The Cycle of Confession and Sin


I have heard many, many people scorn Catholics in the following way:

“They think they can sin all they want to as long as they go to confession.”

There is certainly a cycle one can get into of either conciously or sort of subconciously thinking, “I know I shouldn’t do this, but I’ll just make sure and confess it until I get a handle on it.”

How is it that Protestants think Catholics can get in this cycle but Protestants can’t? I would think it would be harder for Catholics to get into this cycle because they have to say their sins out loud to another person and not just directly to God. Accountability seems greater.

Both can fall into this way of thinking of course, I just think it’s ridiculous for Protestants to act like only Catholics can fall into this trap.


I agree. One of the values (only one, mind you) of the confessional is that if a person is having a problem with recurring sin in a particular area, the confessor will soon become aware of that. There’s an element of embarrassment associated with going back repeatedly to confess the same thing, which helps to remind the sinner why he shouldn’t be doing it again. Of course, one can always shop around for a different priest (I’m sure I’m not the only one who ever did this). But in the case of habitual sin, or sin that results from a lifestyle set-up that keeps one close to the near occasion of sin, it takes a long time to come out of that, and it seems to me that the process may involve repeated visits to the confessional, so that even when one is shopping around for different priests to avoid the embarrassment, the process is yet in operation.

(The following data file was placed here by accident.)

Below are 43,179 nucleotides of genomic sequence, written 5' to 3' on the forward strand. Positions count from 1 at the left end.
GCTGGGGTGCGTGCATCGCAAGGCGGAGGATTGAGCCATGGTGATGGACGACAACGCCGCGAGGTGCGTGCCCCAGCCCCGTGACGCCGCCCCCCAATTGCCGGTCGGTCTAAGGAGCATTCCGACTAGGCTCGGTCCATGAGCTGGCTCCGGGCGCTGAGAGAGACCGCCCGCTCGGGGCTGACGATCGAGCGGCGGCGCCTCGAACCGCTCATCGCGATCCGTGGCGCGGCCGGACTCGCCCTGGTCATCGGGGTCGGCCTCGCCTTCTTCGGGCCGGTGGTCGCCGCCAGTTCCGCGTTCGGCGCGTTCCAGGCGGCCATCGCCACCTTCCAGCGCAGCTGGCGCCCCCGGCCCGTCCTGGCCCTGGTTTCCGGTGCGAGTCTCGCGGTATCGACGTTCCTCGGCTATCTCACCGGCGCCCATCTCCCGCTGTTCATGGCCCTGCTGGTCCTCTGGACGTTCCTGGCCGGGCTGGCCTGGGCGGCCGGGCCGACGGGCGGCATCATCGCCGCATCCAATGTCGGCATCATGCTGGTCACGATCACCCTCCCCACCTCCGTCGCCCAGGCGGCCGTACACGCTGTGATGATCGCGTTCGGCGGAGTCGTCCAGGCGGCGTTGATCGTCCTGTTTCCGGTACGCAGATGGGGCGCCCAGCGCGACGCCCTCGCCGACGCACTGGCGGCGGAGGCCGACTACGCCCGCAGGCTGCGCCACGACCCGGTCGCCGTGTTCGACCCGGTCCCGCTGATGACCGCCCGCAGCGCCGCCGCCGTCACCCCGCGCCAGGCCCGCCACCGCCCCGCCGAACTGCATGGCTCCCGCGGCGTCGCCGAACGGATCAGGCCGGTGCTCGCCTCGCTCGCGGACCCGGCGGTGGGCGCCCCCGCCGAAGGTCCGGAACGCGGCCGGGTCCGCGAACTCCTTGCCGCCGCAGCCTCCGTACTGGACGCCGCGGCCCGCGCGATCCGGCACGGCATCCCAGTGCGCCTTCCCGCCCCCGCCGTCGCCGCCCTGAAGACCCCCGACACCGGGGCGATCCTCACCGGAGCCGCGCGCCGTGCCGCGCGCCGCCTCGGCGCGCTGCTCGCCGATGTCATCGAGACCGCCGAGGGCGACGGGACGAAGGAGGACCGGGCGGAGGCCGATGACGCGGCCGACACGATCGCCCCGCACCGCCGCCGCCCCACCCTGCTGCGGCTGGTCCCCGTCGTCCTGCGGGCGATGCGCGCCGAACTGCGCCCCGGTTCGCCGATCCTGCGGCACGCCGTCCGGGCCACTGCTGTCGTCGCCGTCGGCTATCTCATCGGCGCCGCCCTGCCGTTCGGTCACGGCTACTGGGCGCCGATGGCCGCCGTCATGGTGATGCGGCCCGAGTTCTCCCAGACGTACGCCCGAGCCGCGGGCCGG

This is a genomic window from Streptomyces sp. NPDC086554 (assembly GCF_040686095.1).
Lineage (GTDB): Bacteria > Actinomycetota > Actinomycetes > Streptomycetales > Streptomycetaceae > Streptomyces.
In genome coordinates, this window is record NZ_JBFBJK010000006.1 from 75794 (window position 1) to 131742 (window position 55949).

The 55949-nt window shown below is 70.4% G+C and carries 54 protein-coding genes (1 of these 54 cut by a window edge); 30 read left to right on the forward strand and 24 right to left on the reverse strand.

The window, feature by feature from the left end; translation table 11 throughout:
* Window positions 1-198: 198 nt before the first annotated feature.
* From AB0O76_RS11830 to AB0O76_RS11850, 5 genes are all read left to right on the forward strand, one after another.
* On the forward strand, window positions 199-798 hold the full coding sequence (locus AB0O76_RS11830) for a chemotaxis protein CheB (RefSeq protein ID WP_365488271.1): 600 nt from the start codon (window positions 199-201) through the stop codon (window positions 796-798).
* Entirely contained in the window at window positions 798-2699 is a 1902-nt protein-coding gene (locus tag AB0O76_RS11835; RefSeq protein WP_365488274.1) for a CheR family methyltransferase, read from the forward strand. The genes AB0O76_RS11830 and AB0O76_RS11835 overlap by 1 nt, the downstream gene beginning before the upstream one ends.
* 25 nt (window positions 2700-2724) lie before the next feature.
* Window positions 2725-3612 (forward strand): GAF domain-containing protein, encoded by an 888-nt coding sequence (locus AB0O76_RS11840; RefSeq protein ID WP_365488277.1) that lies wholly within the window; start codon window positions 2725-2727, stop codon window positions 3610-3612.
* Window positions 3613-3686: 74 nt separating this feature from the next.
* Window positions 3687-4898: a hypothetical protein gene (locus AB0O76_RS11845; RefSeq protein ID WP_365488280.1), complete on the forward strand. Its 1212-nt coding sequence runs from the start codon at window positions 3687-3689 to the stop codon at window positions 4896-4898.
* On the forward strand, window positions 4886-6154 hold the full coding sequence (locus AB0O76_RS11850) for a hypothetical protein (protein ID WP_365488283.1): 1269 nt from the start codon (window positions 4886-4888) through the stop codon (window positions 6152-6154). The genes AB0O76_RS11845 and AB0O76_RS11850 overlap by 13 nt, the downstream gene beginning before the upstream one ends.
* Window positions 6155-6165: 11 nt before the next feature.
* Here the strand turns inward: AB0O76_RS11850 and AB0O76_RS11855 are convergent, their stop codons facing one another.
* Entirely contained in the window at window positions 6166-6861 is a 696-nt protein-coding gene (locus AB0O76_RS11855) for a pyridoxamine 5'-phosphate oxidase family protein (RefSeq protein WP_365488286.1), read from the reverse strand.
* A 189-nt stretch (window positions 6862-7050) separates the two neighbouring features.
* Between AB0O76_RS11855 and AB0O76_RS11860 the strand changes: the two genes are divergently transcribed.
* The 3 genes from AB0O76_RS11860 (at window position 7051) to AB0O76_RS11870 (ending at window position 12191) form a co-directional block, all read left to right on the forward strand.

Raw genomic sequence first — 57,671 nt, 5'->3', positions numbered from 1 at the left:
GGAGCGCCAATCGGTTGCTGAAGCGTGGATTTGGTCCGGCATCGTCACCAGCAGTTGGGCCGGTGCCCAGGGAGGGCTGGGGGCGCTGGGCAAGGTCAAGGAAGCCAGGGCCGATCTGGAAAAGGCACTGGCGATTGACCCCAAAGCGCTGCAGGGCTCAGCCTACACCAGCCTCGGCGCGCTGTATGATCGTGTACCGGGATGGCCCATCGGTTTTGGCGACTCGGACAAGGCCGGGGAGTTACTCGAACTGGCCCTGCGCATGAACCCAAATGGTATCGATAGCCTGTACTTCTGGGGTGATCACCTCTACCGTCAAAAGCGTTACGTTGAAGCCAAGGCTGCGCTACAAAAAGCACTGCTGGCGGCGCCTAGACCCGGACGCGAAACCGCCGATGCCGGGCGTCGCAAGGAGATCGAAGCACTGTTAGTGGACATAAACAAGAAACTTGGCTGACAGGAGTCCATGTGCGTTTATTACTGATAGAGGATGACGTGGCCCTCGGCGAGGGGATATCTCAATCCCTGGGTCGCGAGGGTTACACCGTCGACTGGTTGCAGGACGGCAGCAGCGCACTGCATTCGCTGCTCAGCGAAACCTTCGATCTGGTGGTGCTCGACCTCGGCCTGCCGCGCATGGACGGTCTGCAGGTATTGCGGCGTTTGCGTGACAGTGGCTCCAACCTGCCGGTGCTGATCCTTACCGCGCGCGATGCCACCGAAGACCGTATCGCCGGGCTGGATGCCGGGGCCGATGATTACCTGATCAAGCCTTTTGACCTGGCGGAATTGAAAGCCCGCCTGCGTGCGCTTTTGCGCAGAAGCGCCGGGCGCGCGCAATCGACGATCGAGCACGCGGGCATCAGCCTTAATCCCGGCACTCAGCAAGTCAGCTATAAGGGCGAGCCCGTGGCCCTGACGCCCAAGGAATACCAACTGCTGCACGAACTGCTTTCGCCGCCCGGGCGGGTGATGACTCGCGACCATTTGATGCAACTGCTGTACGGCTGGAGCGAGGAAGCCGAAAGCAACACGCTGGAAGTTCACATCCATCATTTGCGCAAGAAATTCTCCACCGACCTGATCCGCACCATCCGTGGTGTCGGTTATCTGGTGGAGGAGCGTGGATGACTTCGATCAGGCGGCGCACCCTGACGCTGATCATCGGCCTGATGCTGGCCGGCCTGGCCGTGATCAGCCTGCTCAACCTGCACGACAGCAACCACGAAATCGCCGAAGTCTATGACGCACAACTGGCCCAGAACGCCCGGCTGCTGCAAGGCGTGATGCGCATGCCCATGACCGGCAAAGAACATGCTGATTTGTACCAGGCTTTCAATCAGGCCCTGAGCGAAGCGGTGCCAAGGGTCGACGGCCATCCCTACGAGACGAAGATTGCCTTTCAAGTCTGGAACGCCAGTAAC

Actually, I usually correct people who present this by saying that as humans, we can not live up to the expectations God has for us, but when we fail, as Catholics, we trust that His mercy and love is greater than our sin, and He will always grant His forgiveness through the Sacrament of Confession that He gave us to express our repentance.

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